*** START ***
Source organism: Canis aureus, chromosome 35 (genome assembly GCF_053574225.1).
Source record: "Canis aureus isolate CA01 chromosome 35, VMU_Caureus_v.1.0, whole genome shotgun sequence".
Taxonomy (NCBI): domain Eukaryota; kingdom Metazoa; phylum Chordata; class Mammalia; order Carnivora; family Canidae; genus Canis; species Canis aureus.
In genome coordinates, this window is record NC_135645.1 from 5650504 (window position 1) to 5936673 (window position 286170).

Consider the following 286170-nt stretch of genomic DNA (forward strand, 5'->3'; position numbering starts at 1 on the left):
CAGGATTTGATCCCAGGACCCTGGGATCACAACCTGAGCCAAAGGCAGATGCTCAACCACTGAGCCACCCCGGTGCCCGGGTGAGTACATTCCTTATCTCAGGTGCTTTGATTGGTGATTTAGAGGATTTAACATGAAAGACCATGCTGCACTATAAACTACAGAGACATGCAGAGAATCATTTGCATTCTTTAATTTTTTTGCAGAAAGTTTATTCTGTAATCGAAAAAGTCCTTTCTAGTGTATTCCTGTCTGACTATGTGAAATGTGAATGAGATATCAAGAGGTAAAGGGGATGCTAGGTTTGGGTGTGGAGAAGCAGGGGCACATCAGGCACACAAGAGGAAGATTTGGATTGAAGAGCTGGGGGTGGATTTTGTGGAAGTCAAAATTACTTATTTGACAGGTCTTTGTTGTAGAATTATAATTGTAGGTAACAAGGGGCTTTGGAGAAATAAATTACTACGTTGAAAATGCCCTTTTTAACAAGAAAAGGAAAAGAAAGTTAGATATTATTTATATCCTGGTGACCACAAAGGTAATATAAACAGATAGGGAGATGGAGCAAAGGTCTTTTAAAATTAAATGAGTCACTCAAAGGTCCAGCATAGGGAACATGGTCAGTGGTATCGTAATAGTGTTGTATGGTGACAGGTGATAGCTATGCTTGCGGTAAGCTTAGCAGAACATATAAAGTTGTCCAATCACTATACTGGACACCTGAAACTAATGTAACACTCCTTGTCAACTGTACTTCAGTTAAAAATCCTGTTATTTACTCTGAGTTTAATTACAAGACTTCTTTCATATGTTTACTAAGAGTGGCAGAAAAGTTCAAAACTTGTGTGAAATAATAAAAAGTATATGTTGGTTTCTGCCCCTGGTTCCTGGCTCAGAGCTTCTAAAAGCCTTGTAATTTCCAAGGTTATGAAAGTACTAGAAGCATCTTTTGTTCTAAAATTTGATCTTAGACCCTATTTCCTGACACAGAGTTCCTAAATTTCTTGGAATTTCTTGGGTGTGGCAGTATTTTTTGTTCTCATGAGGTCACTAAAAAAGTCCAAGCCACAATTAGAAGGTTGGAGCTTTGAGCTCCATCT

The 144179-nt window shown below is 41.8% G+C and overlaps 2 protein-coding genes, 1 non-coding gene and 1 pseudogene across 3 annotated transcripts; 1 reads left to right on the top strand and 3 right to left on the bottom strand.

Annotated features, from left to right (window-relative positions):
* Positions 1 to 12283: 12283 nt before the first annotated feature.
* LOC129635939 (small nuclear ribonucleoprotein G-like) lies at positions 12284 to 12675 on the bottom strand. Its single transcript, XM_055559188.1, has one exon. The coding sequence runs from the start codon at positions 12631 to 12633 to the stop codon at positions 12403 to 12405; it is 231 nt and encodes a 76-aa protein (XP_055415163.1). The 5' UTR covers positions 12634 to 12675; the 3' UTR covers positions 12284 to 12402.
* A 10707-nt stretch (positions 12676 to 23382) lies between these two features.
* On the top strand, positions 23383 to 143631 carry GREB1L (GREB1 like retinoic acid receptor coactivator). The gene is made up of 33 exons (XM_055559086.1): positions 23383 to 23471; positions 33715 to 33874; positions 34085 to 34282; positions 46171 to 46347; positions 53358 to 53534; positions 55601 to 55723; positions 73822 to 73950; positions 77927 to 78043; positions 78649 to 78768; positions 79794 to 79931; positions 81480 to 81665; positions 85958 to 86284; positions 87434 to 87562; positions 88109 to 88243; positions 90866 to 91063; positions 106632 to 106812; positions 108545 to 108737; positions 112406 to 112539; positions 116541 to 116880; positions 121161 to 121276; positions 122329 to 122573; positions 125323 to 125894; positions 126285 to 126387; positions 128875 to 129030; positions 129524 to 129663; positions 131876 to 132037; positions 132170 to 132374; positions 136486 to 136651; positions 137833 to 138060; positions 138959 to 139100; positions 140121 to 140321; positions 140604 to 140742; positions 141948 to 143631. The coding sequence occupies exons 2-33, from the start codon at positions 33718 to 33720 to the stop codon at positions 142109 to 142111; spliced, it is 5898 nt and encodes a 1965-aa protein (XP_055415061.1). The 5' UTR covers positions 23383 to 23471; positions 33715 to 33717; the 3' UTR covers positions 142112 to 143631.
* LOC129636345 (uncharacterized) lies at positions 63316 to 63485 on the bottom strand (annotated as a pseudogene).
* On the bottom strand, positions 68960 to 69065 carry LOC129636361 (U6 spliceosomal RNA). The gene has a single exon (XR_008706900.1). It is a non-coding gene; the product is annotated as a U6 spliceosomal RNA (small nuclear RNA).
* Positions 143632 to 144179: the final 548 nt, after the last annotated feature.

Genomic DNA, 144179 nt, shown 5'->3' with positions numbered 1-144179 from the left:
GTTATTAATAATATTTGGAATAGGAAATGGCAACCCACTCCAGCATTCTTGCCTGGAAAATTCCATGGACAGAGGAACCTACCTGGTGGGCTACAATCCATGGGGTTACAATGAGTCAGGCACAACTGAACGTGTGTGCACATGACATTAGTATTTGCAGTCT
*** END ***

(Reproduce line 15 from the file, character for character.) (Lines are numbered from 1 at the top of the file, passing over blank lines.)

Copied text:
* Positions 143632 to 144179: the final 548 nt, after the last annotated feature.